Javelina: Halloween Pumpkin Thieves

By Steve Shadley
Published: Friday, October 31, 2014 - 6:05am
Updated: Friday, October 31, 2014 - 2:58pm
Audio icon Download mp3 (3.91 MB)
(Photo by Steve Shadley - KJZZ)
My Jack-O-Lantern. It's not my best work but there's always next year!
(Courtesy of Arizona Game and Fish)
Javelina may eat that pumpkin right off your front porch.
(Photo by Steve Shadley - KJZZ)
Arizona Game and Fish Urban Wildlife Specialist Darren Julian outside of his Mesa office

Trick-or-Treaters won’t be alone in the search for sweet snacks this Halloween. Here’s a warning: Anyone who decorates the outside of their home with real pumpkins might be visited by wild animals in search of food.  These “bumps in the night” aren’t always dressed in Halloween costumes.

Halloween wouldn’t be complete without a traditional Jack-O-Lantern. So this week I bought a medium size, slightly lopsided pumpkin to decorate my home. I grabbed a carving tool and got down to work, careful not to lose a finger.

My knife wasn't very sharp. The pumpkin smelled great as I was grabbing all the gooey stuff from the inside.

Finally, my Jack-O-Lantern is finished. I wanted to put the pumpkin outside to decorate the walkway to my house, but wildlife officials say it could attract animals.

Darren Julian is an Urban Wildlife specialist with Arizona Game and Fish.

Julian and I met outside of his office in Mesa. We walked about a hundred yards away from the building to the edge of the desert in hopes of finding some wildlife. This is where you might see one critter with a healthy appetite for pumpkins:  the peccary, better known in these parts as javelina.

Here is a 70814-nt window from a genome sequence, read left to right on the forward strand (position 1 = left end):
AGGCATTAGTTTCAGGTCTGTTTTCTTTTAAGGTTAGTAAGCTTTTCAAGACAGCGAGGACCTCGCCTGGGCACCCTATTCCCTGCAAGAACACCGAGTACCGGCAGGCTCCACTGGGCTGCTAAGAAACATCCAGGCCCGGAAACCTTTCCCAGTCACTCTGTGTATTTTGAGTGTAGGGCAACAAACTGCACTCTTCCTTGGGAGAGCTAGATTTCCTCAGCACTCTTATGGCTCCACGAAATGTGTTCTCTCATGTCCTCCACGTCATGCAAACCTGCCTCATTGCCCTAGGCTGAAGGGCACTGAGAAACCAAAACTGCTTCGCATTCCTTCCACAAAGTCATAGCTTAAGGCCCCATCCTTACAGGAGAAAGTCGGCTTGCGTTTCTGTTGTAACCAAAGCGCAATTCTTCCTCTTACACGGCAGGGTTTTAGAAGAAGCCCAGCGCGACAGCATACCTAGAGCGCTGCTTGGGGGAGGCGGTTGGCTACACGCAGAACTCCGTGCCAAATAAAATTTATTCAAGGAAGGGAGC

“These javelina are following their nose and if you’ve got a pumpkin out there that they can smell, they’re going to find it,” Julian said.

Javelina look like a wild pig, but Julian said they aren’t related. However, javelina do have a pig-like snout. They have coarse bristly hair and the older ones even have sharp, tusk-like teeth.  Usually, javelina eat barrel cactus and plant roots, but when Halloween arrives, sometimes they march out of the desert into the neighborhoods.

“We do see them use these natural washes as travel corridors. For example, Indian Bend Wash in Scottsdale. Javelina have come off the McDowell Mountains and pushed their way through there. And we’ve actually found Javelina on Camelback Mountain,” Julian said. 

I’ve even seen Javelina in the city limits.  About 20 years ago a friend and I were hiking Phoenix South Mountain and we ran into a small herd of the animals.  They came out of nowhere and before we knew it they surrounded us, with their noses in the air, trying to smell us. Javelina don’t see too well and after a few minutes they walked on by like we weren’t there. 

So they are around urban areas and Arizona Game and Fish hears citizen complaints, especially around Halloween.

Probably more than anything, they are calling the police saying hooligans or kids are out there destroying pumpkins. That’s not always the case, some areas it’s probably the javelina that are coming in and tearing up the pumpkins and making quick food of them,” Julian said.

Arizona Game and Fish reminds us that it’s illegal to feed wild animals in some parts of the state. Violators could receive a fine. Besides, javelinas can be mean and aggressive.

“When they are agitated you’ll see them clicking their teeth, or popping their teeth, I mean like this…th…th…th…th.  Or the sound to warn the others is almost like a woof sound, like woof, woof, woof," Julian said.

If you spot javelina while you’re camping or they show up in your yard, make a loud noise to scare them off. Julian said pepper spray is also effective and it won’t hurt them. So when you’re walking around in the dark tonight and you hear this noise…

“Woof, Woof, Woof, not like a bark, but a woof,” Julian said.  

It could be a ghost, a witch, maybe a werewolf, but it might just be a javelina looking for a piece of tasty pumpkin. Happy Halloween! 

 

 

 

 

If you like this story, Donate Now!